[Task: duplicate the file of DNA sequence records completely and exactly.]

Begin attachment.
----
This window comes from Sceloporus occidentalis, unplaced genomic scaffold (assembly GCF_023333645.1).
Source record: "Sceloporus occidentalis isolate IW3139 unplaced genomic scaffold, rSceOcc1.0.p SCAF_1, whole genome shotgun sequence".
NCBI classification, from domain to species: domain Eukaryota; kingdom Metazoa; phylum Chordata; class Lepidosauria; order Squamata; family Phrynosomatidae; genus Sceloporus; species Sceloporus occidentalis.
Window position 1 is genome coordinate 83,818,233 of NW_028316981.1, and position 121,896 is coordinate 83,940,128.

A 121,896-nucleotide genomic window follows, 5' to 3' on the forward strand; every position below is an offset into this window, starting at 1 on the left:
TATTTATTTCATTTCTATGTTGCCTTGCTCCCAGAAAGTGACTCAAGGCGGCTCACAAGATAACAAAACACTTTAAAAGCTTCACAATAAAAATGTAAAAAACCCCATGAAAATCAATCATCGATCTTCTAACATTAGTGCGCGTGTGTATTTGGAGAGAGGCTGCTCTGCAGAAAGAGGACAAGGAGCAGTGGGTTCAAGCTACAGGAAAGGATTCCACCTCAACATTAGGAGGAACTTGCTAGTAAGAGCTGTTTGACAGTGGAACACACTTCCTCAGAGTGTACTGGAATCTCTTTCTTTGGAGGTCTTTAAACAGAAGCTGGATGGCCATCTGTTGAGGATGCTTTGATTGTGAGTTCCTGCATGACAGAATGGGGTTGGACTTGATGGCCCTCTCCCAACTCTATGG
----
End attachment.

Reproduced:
This window comes from Sceloporus occidentalis, unplaced genomic scaffold (assembly GCF_023333645.1).
Source record: "Sceloporus occidentalis isolate IW3139 unplaced genomic scaffold, rSceOcc1.0.p SCAF_1, whole genome shotgun sequence".
NCBI classification, from domain to species: domain Eukaryota; kingdom Metazoa; phylum Chordata; class Lepidosauria; order Squamata; family Phrynosomatidae; genus Sceloporus; species Sceloporus occidentalis.
Window position 1 is genome coordinate 83,818,233 of NW_028316981.1, and position 121,896 is coordinate 83,940,128.

A 121,896-nucleotide genomic window follows, 5' to 3' on the forward strand; every position below is an offset into this window, starting at 1 on the left:
TATTTATTTCATTTCTATGTTGCCTTGCTCCCAGAAAGTGACTCAAGGCGGCTCACAAGATAACAAAACACTTTAAAAGCTTCACAATAAAAATGTAAAAAACCCCATGAAAATCAATCATCGATCTTCTAACATTAGTGCGCGTGTGTATTTGGAGAGAGGCTGCTCTGCAGAAAGAGGACAAGGAGCAGTGGGTTCAAGCTACAGGAAAGGATTCCACCTCAACATTAGGAGGAACTTGCTAGTAAGAGCTGTTTGACAGTGGAACACACTTCCTCAGAGTGTACTGGAATCTCTTTCTTTGGAGGTCTTTAAACAGAAGCTGGATGGCCATCTGTTGAGGATGCTTTGATTGTGAGTTCCTGCATGACAGAATGGGGTTGGACTTGATGGCCCTCTCCCAACTCTATGG